In Ealing the COVID-19 infection numbers have gone up again in the last week worryingly passing the 1,000 cases per 100,000 of population mark for the first time, says council leader Julian Bell in his latest video update (above). For the week ending 10 January the rate in our borough is 1,072.5 per 100,000, a 10.3% increase, putting us 5th highest compared to other London boroughs. With admissions to local hospitals rising and COVID-19 related deaths in Ealing sadly showing a marked increase in the new year we all need to follow the advice to stay at home to protect the NHS and save lives.
Professor Kevin Fenton, the London Regional Director for Public Health England, has today described the level of transmission in the capital as ‘severe’ with 10,000 Londoners being infected every day during the last week.
I am grateful that a very large number of places of worship in the borough have responded positively to my request last week to consider voluntarily closing as we work through this very difficult period.
It remains vitally important that any resident who experiences any of the symptoms of COVID-19 that they immediately book a test and self-isolate until they receive the result. There remains good capacity for testing at the borough’s symptomatic testing sites at Michael Flanders Centre in Acton, Featherstone Terrace Car Park in Southall and at Gurnell Leisure Centre.
This week, the council has opened six testing centres for residents who are not showing symptoms of the virus to get rapid tests. These are located in Acton, Ealing, Greenford, Northolt and Southall. Residents can book tests via the council’s Coronavirus information page www.ealing.gov.uk/coronavirus.
We are particularly encouraging those who are unable to work from home – such as key workers in health, social care and education, construction, retail or transport – to get tested frequently, ideally twice a week, so that asymptomatic cases can be quickly identified and isolated. We are also very keen that asymptomatic testing is taken up in those areas with the highest numbers of infections – Acton, Southall and Northolt. There is plenty of capacity at all six sites.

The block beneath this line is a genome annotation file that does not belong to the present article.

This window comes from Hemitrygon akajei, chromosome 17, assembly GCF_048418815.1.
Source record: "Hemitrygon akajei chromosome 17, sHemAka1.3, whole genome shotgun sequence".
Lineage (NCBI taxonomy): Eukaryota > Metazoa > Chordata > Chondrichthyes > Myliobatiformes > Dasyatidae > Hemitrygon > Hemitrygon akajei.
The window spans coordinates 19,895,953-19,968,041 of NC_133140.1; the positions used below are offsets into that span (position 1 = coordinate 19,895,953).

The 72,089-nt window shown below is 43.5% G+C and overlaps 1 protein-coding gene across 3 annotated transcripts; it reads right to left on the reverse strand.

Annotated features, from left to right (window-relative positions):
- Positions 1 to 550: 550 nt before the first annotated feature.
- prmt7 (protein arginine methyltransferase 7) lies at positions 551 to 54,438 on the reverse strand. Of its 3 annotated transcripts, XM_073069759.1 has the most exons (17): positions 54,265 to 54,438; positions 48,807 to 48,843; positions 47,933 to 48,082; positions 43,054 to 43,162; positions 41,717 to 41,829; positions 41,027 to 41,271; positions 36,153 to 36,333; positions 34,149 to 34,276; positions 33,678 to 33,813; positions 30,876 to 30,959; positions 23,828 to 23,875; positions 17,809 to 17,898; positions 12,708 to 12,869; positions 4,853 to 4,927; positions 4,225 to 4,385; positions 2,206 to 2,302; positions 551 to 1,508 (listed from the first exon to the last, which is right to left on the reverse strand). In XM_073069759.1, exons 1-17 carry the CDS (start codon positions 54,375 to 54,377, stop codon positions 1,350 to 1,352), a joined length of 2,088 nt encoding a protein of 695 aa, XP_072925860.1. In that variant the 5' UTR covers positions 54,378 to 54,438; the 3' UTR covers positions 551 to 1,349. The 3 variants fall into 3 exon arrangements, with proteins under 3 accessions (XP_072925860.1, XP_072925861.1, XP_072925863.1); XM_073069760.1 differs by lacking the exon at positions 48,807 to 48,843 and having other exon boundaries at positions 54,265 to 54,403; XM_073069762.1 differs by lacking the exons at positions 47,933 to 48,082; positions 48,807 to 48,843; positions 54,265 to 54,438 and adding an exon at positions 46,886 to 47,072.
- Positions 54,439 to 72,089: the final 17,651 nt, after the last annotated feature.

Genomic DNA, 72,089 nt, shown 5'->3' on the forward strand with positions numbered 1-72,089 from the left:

The vaccination programme for residents continues to be delivered primarily through the two centres in Ealing and Southall, using the Pfizer vaccine. To date, around 7,500 Ealing residents have received at least the first dose of the vaccine, including more than a third of the borough’s over 80s.
The number of vaccinations being undertaken remains constrained by supply of vaccines, which is currently determined centrally. We expect a significant increase in the availability of vaccinations next week, including the first doses of the Oxford AstraZeneca vaccine for the borough. This vaccine is more easily transportable and storable, and will enable the use of community pharmacies to provide vaccinations, which we also expect to start in the borough next week.
Vaccinations are progressing well in nursing homes, which we expect to be completed today, and older peoples’ care homes, which are due to be completed over the weekend.
The message remains that you should wait to be contacted by your GP regarding an appointment for a vaccination and should not turn up at vaccination centres without an appointment.
We are working closely with NHS partners in North West London to ensure that Ealing has sufficient capacity for the mass vaccination stage of the programme.
The Ealing Together phone line continues to support residents who are vulnerable or shielding during the lockdown, on 020 8825 7170 (Monday-Friday, 9am-5pm). Ealing Together can help shielding residents to access priority slots for supermarket deliveries, put residents in touch with local volunteers who can collect food shopping that the resident has paid for, or provide support for those who are struggling financially and cannot pay for food.
There have been no significant changes to services since my last message. All libraries, leisure centres and community centres remain closed. All schools in the borough remain closed except for vulnerable children and the children of key workers. Waste and recycling collections continue as normal and the recycling centres remain open.
Can I thank all our health, care and key workers including all our frontline council staff for the brilliant work that they are doing during this incredibly difficult time. Can I please ask you to help them by following the rules. Please stay home, protect the NHS and save lives.